Taking the waters – in Kerala

Our short photographic exploration of Kerala’s backwaters.


For most people with any knowledge of India, the ‘communist’ state of Kerala, more than any other, is synonymous with high literacy, good education, above average standard of living and moreover, for its extensive brackish backwaters ecosystem that extends for over half the length of the state.

Barriers formed by low islands created by the action of the sea currents meeting the numerous out-flowing rivers, create this extensive network of natural and man-made lakes and canals that offers a fascinating area of India to explore.
With nearly a thousand kilometres of maze-like watery thoroughfares, together with small towns that act as start and end points of waterborne tours, there’s no shortage of material for the curious photographer and explorer.

Most journeys for visitors and travellers are aboard the traditional but well-appointed houseboats, which can be hired for anything from a day trip to a week of live-aboard.
We’re based on the shores of Lake Vembanad, the largest of the inland lakes, at the wonderful Kumarakom lake resort and perfectly situated for access to both the lakes and the narrow canals where we’re up close and personal with daily local life.


There’s an element of voyeurism with any houseboat tour through the narrow canals, as you’re practically on top of the little canal-side hamlets and huts; whilst their inhabitants conduct daily chores at the waterside. There’s an element of curiosity for them as well, even though they must be used to cameras pointing at them during the most personal of pursuits. A friendly wave from either side of the lens is always met with a cheerful response.



Colourful shrines and temples, schools, markets, homes and water-taxi berths crowd the river banks but there’s also plenty of uncluttered lush greenery, palms, rice paddy fields and agricultural cultivation to give the backwaters a sense of tropical peace.



Heavily laden cargo barges, overcrowded and oversized, motorised canoes, quaint individual dug-outs with couples or solo rowers and urgent water-taxis pass us by as we chug along the waterways; as well as numerous palm roofed houseboats with groups, parties and stylish couples cruising the waters.



Whatever the weather there’s a story to tell photographically as life goes on uninterrupted.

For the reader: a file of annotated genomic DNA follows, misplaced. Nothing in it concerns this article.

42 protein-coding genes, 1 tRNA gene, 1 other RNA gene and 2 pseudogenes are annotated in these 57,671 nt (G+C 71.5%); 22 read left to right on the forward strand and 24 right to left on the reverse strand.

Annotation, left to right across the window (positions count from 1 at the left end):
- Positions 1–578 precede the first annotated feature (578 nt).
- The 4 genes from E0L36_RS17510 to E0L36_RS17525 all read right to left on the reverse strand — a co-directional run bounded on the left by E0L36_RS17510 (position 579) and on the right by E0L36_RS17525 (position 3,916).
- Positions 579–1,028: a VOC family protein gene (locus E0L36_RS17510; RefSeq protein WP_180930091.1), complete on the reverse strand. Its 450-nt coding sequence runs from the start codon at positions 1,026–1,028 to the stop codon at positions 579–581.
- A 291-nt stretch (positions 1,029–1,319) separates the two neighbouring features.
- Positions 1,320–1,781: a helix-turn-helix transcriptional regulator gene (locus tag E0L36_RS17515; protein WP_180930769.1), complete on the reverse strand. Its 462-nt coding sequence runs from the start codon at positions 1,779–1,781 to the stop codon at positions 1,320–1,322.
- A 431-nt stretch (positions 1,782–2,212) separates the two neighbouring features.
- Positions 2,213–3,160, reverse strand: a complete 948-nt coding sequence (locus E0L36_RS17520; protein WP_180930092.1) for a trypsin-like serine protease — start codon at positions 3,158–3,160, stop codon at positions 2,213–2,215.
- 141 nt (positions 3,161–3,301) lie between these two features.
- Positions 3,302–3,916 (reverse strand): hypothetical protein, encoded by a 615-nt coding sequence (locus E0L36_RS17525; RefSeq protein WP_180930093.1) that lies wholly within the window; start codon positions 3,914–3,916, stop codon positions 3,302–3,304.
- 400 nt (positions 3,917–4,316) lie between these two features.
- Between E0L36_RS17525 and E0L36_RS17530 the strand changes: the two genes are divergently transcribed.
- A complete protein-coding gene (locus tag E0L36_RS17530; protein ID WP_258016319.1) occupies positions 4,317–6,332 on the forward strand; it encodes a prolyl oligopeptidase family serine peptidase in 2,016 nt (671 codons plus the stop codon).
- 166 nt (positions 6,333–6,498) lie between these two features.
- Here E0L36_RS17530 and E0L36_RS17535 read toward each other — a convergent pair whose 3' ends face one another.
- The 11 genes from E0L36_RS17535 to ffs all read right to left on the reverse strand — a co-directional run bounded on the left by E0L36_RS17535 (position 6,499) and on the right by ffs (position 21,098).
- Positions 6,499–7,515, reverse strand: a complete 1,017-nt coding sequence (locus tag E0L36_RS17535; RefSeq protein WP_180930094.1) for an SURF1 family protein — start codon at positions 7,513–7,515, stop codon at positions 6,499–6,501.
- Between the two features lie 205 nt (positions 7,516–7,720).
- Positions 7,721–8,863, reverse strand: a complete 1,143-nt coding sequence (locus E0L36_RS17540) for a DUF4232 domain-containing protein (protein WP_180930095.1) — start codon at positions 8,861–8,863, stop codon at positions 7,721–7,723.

There’s no shortage of wildlife in the area either, with many species of aquatic life such as crabs, frogs and mudskippers, animals such as otters and turtles and water birds such as terns, kingfishers, darters and cormorants. For us, it’s the first time we’ve seen a ‘murmuration’ of cormorants as several flocks coalesce and formate in the early evening as the sun sets.



For us, the Keralan backwaters are a way of participating in local Indian village life whilst maintaining a discrete distance, even given the close proximity of much of it. There’s an almost mutual agreement that each should respect the other – the locals for the much needed wealth it brings to the area, in return for the colourful spectacle they in turn provide to travellers.


There’s never a dull moment on board for the curiously interested – but if all else fails you can always simply relax over a sumptuous meal or drinks on board your own boat.
From a personal perspective we think that a day or one night aboard is enough to get a true flavour of what the area has to offer – you can always come back for more – but a journey on Kerala’s backwaters puts you in touch with a gentler, less frenetic India that reminds the traveller of what India once was before its huge commercial expansion.


Cherrie's Notes

If you simply want more information about this wonderful area of India then follow the link here – or why not ask us to arrange your own tailor-made travel throughout Kerala and India – see below.

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Why not download the TLC World guide brochure or give us a call today on 01202 030443, or simply click ‘enquire’ to submit your own personal itinerary request

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